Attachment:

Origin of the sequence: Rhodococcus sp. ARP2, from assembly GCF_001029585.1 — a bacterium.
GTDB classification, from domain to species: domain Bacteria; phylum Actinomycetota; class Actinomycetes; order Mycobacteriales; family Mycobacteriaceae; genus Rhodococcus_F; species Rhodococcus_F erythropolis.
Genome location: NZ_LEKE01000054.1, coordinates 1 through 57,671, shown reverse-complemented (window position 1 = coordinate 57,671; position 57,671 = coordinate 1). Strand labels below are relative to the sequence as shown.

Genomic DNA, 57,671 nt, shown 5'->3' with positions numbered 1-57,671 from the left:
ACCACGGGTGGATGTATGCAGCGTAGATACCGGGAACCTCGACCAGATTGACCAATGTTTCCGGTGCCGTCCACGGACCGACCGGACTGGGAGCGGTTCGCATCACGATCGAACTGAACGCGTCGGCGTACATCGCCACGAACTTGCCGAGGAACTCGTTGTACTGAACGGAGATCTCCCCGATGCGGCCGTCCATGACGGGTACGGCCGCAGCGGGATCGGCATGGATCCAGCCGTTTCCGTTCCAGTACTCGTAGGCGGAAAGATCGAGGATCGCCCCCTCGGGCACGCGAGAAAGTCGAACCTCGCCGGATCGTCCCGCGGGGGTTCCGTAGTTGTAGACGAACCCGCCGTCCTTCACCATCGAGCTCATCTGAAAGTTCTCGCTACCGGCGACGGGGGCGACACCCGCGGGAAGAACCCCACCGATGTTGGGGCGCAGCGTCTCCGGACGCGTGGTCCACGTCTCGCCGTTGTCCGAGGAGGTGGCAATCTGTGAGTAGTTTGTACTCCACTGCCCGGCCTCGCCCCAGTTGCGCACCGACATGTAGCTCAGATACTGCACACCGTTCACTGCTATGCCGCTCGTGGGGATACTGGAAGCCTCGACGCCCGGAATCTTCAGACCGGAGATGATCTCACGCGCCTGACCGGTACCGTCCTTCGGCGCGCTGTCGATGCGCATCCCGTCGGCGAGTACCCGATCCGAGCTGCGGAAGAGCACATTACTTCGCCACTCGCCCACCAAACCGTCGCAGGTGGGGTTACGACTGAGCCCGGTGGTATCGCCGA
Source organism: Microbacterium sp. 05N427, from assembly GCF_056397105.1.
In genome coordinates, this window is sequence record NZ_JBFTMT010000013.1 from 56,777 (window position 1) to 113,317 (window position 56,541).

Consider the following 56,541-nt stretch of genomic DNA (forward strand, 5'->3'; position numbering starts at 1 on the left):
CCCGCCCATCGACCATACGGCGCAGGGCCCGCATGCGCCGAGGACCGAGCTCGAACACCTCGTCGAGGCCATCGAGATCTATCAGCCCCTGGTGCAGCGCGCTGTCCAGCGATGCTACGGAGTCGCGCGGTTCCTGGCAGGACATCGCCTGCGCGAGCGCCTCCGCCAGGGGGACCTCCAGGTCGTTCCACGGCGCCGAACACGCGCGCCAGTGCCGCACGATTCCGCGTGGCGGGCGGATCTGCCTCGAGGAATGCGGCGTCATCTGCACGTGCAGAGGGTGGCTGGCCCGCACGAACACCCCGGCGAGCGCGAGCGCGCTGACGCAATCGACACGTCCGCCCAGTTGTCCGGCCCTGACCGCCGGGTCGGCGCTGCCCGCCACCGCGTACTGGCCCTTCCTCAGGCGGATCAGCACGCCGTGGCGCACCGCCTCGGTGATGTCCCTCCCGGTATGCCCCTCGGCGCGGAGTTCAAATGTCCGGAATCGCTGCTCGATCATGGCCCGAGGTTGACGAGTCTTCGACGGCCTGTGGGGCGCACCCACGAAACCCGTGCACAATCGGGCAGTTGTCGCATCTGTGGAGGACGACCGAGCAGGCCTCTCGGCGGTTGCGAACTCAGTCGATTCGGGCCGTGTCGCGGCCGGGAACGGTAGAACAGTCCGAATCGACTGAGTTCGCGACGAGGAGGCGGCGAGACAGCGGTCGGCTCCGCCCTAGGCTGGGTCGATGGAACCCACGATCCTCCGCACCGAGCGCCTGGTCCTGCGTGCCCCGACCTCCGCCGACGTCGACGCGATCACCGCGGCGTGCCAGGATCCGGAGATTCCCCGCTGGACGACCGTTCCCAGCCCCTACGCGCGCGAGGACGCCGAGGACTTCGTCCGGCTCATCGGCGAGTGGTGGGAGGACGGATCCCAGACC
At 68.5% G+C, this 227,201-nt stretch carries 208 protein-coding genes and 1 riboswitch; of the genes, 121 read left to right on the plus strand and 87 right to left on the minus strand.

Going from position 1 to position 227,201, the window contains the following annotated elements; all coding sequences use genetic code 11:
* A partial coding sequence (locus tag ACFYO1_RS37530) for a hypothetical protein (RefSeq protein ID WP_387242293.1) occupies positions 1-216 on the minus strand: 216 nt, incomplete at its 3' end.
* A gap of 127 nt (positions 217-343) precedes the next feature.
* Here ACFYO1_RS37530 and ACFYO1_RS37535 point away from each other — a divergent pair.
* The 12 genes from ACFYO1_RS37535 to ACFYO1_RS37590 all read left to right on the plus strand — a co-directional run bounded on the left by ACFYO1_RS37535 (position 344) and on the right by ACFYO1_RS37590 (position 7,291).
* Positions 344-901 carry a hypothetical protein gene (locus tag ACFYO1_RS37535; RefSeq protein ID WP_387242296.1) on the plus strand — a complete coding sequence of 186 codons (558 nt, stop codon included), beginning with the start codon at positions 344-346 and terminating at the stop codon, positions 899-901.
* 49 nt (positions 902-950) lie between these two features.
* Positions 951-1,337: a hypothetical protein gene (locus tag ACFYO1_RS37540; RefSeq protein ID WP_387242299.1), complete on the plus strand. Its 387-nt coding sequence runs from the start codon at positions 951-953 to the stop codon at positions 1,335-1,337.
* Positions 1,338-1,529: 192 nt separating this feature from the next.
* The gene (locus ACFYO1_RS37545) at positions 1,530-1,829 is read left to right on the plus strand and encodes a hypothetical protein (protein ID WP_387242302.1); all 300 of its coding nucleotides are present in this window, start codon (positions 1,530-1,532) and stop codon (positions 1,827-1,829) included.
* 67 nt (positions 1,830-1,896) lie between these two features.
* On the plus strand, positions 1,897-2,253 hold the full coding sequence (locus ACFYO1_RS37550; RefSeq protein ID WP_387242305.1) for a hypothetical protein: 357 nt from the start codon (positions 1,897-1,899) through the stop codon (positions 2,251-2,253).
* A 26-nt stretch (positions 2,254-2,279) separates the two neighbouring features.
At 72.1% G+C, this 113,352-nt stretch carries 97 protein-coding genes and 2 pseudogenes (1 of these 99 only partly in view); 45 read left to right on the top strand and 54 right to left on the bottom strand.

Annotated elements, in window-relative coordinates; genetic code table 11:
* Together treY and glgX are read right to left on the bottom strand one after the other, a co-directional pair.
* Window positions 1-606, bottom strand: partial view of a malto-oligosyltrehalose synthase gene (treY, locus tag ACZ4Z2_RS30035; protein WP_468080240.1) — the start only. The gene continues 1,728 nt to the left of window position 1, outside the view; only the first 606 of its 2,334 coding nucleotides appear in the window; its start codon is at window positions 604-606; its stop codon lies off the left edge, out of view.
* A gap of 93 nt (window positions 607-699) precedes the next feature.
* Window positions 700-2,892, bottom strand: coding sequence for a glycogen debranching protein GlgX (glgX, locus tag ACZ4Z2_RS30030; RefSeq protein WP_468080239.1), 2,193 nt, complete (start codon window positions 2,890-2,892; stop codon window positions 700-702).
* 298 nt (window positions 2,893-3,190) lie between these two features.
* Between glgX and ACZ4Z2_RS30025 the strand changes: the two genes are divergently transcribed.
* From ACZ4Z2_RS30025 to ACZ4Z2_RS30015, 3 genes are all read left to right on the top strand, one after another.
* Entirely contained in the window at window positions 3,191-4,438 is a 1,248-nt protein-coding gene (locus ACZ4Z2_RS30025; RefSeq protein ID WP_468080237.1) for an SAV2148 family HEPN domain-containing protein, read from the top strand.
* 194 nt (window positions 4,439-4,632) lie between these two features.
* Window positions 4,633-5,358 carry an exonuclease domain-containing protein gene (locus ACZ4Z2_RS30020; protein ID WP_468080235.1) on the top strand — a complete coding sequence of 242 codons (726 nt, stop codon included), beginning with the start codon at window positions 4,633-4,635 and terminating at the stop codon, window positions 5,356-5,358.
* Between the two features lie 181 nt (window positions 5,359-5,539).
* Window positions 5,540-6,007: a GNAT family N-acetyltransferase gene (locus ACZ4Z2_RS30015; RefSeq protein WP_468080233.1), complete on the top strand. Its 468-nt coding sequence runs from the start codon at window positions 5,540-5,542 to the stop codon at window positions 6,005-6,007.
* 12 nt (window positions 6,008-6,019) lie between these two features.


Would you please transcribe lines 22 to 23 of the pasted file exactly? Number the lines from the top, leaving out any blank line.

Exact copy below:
* On the plus strand, positions 1,897-2,253 hold the full coding sequence (locus ACFYO1_RS37550; RefSeq protein ID WP_387242305.1) for a hypothetical protein: 357 nt from the start codon (positions 1,897-1,899) through the stop codon (positions 2,251-2,253).
* A 26-nt stretch (positions 2,254-2,279) separates the two neighbouring features.